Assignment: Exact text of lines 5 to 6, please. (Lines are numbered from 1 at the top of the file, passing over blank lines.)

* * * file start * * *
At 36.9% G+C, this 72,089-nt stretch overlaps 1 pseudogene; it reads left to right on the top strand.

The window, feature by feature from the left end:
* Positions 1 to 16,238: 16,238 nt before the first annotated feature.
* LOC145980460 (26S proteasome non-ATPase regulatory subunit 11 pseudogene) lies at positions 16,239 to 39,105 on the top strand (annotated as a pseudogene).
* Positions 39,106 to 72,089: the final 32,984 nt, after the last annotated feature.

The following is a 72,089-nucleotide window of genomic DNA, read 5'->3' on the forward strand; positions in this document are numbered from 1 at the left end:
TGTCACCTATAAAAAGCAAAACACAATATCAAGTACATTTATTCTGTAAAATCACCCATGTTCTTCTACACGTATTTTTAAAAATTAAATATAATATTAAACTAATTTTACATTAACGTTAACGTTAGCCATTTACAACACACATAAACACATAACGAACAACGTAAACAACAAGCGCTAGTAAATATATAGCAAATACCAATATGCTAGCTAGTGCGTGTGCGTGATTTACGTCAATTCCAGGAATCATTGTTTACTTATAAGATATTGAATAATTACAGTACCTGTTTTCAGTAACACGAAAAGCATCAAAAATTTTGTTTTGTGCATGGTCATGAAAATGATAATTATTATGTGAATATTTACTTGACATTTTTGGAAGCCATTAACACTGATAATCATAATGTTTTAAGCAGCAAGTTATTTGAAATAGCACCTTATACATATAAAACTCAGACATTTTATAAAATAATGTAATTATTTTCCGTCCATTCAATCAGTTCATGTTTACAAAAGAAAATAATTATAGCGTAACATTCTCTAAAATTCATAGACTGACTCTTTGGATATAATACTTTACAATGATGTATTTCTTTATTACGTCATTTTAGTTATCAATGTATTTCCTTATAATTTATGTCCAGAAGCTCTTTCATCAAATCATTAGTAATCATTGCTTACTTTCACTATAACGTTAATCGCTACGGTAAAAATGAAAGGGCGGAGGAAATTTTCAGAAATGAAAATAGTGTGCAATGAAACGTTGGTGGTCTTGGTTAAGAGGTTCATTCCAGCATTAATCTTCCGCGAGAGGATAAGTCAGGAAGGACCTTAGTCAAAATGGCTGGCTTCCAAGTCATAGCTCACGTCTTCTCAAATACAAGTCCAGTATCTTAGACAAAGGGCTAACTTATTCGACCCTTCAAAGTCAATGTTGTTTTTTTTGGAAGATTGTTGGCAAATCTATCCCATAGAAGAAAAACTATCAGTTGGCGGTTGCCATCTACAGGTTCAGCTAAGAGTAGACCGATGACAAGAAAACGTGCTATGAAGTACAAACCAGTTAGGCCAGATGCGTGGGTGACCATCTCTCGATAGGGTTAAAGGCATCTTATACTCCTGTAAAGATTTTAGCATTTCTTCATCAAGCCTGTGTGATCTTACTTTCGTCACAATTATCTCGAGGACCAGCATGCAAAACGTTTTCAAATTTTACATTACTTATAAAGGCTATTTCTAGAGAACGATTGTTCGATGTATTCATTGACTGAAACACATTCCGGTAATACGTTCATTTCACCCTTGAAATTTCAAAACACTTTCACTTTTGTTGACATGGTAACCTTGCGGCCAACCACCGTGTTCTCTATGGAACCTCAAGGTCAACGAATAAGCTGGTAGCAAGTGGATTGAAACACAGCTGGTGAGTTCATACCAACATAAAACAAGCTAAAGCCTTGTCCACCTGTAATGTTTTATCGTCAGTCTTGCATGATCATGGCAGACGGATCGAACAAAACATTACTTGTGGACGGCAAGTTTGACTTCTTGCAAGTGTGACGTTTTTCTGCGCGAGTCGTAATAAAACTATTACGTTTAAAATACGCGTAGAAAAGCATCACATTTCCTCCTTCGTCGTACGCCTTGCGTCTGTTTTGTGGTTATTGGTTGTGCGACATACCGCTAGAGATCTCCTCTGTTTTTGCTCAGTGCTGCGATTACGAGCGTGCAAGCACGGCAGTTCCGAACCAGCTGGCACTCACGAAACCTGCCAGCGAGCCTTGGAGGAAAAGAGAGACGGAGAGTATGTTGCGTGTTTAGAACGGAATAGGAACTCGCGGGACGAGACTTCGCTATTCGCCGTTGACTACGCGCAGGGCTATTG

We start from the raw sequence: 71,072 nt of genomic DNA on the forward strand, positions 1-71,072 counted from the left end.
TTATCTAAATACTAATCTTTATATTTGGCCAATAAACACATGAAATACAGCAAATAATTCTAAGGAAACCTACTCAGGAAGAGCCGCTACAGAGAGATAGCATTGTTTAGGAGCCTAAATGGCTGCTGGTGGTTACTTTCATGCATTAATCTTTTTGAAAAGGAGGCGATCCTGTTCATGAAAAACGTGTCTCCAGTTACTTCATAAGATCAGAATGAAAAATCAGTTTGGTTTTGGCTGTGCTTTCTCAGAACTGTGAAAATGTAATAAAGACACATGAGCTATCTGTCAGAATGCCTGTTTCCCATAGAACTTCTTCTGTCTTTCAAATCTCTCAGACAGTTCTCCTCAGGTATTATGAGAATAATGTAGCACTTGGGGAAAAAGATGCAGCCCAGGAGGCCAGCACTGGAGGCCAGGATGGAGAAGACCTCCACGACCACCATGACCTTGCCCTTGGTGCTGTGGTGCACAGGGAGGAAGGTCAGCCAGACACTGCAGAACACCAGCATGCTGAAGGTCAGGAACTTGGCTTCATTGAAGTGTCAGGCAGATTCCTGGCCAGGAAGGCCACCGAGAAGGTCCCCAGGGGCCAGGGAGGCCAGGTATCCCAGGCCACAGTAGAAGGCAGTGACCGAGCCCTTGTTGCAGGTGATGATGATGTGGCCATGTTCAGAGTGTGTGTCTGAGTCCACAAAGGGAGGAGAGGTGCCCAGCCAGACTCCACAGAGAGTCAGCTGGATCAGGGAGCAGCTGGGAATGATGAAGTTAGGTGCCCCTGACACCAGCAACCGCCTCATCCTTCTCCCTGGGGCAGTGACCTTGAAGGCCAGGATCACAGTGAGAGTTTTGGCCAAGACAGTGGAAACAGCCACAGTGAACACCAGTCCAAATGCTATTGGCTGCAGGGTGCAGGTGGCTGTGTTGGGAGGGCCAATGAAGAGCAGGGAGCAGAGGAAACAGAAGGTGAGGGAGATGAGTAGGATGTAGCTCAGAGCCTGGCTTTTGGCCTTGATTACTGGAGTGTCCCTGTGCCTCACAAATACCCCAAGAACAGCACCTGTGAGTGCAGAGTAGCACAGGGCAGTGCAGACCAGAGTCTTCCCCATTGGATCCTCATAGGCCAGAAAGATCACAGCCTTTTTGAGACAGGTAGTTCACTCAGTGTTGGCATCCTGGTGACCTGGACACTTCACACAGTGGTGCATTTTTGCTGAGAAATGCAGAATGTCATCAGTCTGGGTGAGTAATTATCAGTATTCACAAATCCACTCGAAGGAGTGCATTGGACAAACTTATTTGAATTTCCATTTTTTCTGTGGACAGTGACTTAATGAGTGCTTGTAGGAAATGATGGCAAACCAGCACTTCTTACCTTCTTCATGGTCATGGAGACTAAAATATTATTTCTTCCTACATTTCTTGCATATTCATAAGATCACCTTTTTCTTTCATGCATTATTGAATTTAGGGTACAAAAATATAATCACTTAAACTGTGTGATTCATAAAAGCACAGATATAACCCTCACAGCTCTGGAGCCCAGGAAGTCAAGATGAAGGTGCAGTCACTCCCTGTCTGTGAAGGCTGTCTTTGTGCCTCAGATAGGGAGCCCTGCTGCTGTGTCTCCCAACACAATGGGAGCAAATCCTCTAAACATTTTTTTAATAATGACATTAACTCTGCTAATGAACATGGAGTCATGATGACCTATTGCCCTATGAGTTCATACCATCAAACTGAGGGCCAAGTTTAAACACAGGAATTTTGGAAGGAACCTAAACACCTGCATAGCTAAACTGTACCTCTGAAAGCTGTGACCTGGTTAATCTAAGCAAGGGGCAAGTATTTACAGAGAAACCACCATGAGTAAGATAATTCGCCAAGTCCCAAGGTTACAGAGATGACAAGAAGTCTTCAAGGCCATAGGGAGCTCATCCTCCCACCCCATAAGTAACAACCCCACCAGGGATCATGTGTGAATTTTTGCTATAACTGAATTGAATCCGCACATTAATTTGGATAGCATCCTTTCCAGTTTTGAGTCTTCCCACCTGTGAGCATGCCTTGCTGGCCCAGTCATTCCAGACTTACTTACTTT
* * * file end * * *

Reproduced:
* Positions 39,106 to 72,089: the final 32,984 nt, after the last annotated feature.

The following is a 72,089-nucleotide window of genomic DNA, read 5'->3' on the forward strand; positions in this document are numbered from 1 at the left end: